Worship - Proclaiming and Reclaiming Our Anglican Identity
by The Revd Peter Laurence OAM | CEO | Anglican Schools Commission
Over the past few months, we have been exploring the defining characteristics of being an Anglican school.
Following a forum on the topic in 2018, The Reverend Dr Daniel Heischman, Executive Director of the National Association of Episcopal Schools (USA), authored a paper entitled Enhancing our Anglican Identity.
In his paper, Dr Heischman identified the six defining components of our schools’ Anglican identity: faith, reason, worship, pluralism, character and service. In this edition of the Messenger, we consider the dimension of Worship.
Dr Heischman wisely identifies ‘worship’ as the most obvious way to say we are Anglican. He writes: ‘Perhaps the most defining mark of being Anglican is our worship: how we worship, that we worship, and that our beliefs are supremely expressed through worship. That is certainly the case with schools, as worship is a primary, defining mark of what it means to be an Anglican school, where we demonstrate who we are and why we are such a school.’
Everything that takes place in a school should be a learning experience. Our raisin d’être is to teach young people in all ways, that they may grow to be fulfilled and generous adults, equipped to live in and serve the world in which they inhabit . . . ‘Teaching them to observe all things’ (Docentes omnia servare) says Matthew 28:20. Schools are learning places and Dr Heischman rightly sees chapel times in our schools as occasions for learning.
‘Worship is educative in Anglican schools. There students learn about the Christian faith, and in some cases have opportunities to learn about other faiths. Through worship students learn to appreciate something larger and older than themselves, opening them to the possibility of engaging with God on God’s terms, while having the chance to learn of the value of stillness, silence, and reverence in a well-balanced life. They also learn through practice, through repeated ritual, where students take their place alongside teachers and staff, ‘practicing how to gather’, how to grow as a result of the predictability and regularity of a common experience.’
Of course, worship in any context and for any group or community is far more than simply a time of learning. It is a time when God’s people, in all their diversity, come together as a community of faith. It is so for our schools. ‘In essence, worship in Anglican schools is an essential part of the rhythm of community life.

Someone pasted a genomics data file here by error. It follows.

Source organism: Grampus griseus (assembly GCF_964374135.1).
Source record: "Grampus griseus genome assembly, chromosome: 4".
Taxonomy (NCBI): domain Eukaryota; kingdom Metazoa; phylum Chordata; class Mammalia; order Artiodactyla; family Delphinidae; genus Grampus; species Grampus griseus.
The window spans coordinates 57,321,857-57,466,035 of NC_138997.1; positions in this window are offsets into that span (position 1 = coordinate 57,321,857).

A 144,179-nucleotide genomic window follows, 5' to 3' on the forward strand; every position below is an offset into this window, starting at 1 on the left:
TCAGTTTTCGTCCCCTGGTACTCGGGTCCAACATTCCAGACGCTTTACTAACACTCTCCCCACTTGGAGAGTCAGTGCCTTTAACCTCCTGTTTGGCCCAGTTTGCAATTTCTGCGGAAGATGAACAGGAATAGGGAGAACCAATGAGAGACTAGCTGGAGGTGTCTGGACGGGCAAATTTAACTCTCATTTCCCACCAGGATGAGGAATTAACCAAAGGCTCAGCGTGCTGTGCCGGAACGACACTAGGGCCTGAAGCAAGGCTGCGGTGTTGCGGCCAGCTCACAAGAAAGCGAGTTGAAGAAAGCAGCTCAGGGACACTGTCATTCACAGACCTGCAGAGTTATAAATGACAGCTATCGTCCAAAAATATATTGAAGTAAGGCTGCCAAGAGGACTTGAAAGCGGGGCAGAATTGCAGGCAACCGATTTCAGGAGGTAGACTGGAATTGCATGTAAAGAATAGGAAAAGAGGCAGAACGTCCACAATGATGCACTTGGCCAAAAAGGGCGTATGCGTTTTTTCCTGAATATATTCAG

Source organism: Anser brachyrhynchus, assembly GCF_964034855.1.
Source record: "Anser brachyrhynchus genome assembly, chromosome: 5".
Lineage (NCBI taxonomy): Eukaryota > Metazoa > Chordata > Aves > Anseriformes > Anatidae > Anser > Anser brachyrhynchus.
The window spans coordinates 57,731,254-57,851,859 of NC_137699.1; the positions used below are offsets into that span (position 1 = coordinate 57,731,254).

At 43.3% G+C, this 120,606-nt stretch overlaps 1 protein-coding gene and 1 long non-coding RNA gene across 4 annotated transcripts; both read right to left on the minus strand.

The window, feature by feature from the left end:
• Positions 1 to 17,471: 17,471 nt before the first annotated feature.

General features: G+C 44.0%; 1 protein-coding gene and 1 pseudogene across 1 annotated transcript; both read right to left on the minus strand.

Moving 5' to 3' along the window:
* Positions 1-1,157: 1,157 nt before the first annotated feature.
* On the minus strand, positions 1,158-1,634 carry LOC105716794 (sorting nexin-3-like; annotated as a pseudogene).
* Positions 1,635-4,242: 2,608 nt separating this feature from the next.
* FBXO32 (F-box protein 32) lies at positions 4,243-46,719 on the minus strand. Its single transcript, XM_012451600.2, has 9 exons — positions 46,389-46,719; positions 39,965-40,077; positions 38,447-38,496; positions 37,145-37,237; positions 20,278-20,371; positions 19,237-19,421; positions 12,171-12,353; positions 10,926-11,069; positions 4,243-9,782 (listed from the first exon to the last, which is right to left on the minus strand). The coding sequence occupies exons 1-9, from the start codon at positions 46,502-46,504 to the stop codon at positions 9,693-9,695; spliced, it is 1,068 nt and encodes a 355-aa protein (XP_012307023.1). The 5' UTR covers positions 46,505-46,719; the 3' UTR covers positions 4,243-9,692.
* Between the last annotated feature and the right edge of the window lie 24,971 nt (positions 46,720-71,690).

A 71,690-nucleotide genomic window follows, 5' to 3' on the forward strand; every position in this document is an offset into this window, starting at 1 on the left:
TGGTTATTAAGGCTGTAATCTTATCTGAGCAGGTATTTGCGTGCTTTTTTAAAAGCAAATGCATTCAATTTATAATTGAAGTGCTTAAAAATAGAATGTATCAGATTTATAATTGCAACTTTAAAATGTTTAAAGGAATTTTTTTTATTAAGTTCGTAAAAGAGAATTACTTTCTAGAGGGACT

Gathering, as we do, on this routine basis, a sense of belonging to the school community is fostered and enhanced, underscoring the core values of the school and its commitment to the development of a community as well as the individual.
Such gathering plays a critical role at key moments in the life of a school, be those moments about celebration, loss, or in response to events that have taken place far away or nearby in the local community. Because it often stands in contrast to the hectic pace of school life, the very distinctiveness of worship may seem odd or out of place.
However, through worship a school community takes time to experience something different, an occasion where ‘God can break in’, where ‘the old lives into the new’. Here is where the busy nature of school life is put into a larger context and given deeper meaning, where members of the school community can feel connected to God and to each other, thereby enhancing so many of the other dimensions of daily life in school.’
Arguably Anglican diversity is most visible when it comes to worship. We worship in many and different ways… a variety of colours and flavours you might say. Dr Heischman notes that: ‘As with churches, worship in Anglican schools varies greatly, dependent as it is on the distinctive culture, ethos, and theology of each school. In each context, student involvement, the value of students being able to see adults in worship, and the support of the school principal are always crucial.’
While in a parish context, we might assume that those attending the Sunday Eucharist or another liturgical occasion come with a base of Christian faith and understanding of the church, there is no such reality for many (sometimes most) within our school communities. So, Dr Heischman points out: ‘It may seem odd that, within a school community, a group of largely unchurched people are doing church.
This, however, points to a fundamental reality of all Anglican worship – participation often precedes understanding, experiencing worship paves the way to deeper meaning. It also provides for many of those unchurched people an entryway into an appreciation for and possible affinity with religious life.’
As for any parish, worship is central to the life of an Anglican school - the community of young people (and not so young) coming together regularly as the Body of Christ. Dr Heischman concludes this mark of Anglican identity by raising the question: ‘What other type of Anglican institution provides such an ample opportunity for those outside of the tradition?’
In the October edition of the Messenger, we will explore the mark of Pluralism.